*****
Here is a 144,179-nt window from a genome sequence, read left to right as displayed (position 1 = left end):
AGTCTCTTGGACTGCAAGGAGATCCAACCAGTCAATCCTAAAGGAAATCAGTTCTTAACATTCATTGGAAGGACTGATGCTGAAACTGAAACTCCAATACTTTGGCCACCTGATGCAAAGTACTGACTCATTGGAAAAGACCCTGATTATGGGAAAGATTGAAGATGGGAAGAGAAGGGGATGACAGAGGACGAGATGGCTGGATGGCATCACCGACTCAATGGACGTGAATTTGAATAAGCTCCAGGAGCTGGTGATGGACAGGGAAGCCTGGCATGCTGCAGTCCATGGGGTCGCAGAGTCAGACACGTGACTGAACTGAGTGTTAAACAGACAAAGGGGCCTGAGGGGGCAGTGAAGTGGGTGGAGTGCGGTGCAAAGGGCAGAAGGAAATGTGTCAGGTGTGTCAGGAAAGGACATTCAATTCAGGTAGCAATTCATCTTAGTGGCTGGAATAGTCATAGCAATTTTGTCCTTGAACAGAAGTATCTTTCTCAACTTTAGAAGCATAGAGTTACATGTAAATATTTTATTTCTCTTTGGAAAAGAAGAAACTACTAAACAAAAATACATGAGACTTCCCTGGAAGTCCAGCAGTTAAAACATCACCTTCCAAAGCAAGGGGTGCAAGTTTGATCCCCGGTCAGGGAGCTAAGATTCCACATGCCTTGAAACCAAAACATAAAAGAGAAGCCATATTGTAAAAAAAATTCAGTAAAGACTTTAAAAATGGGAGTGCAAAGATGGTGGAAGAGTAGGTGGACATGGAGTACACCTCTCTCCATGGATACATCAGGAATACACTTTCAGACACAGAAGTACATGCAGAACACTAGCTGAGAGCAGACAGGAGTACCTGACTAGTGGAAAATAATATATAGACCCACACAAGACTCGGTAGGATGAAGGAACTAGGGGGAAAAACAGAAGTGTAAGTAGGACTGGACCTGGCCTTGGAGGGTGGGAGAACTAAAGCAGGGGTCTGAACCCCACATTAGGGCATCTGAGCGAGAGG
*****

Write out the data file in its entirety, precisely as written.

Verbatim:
Here is a 144,179-nt window from a genome sequence, read left to right as displayed (position 1 = left end):
AGTCTCTTGGACTGCAAGGAGATCCAACCAGTCAATCCTAAAGGAAATCAGTTCTTAACATTCATTGGAAGGACTGATGCTGAAACTGAAACTCCAATACTTTGGCCACCTGATGCAAAGTACTGACTCATTGGAAAAGACCCTGATTATGGGAAAGATTGAAGATGGGAAGAGAAGGGGATGACAGAGGACGAGATGGCTGGATGGCATCACCGACTCAATGGACGTGAATTTGAATAAGCTCCAGGAGCTGGTGATGGACAGGGAAGCCTGGCATGCTGCAGTCCATGGGGTCGCAGAGTCAGACACGTGACTGAACTGAGTGTTAAACAGACAAAGGGGCCTGAGGGGGCAGTGAAGTGGGTGGAGTGCGGTGCAAAGGGCAGAAGGAAATGTGTCAGGTGTGTCAGGAAAGGACATTCAATTCAGGTAGCAATTCATCTTAGTGGCTGGAATAGTCATAGCAATTTTGTCCTTGAACAGAAGTATCTTTCTCAACTTTAGAAGCATAGAGTTACATGTAAATATTTTATTTCTCTTTGGAAAAGAAGAAACTACTAAACAAAAATACATGAGACTTCCCTGGAAGTCCAGCAGTTAAAACATCACCTTCCAAAGCAAGGGGTGCAAGTTTGATCCCCGGTCAGGGAGCTAAGATTCCACATGCCTTGAAACCAAAACATAAAAGAGAAGCCATATTGTAAAAAAAATTCAGTAAAGACTTTAAAAATGGGAGTGCAAAGATGGTGGAAGAGTAGGTGGACATGGAGTACACCTCTCTCCATGGATACATCAGGAATACACTTTCAGACACAGAAGTACATGCAGAACACTAGCTGAGAGCAGACAGGAGTACCTGACTAGTGGAAAATAATATATAGACCCACACAAGACTCGGTAGGATGAAGGAACTAGGGGGAAAAACAGAAGTGTAAGTAGGACTGGACCTGGCCTTGGAGGGTGGGAGAACTAAAGCAGGGGTCTGAACCCCACATTAGGGCATCTGAGCGAGAGG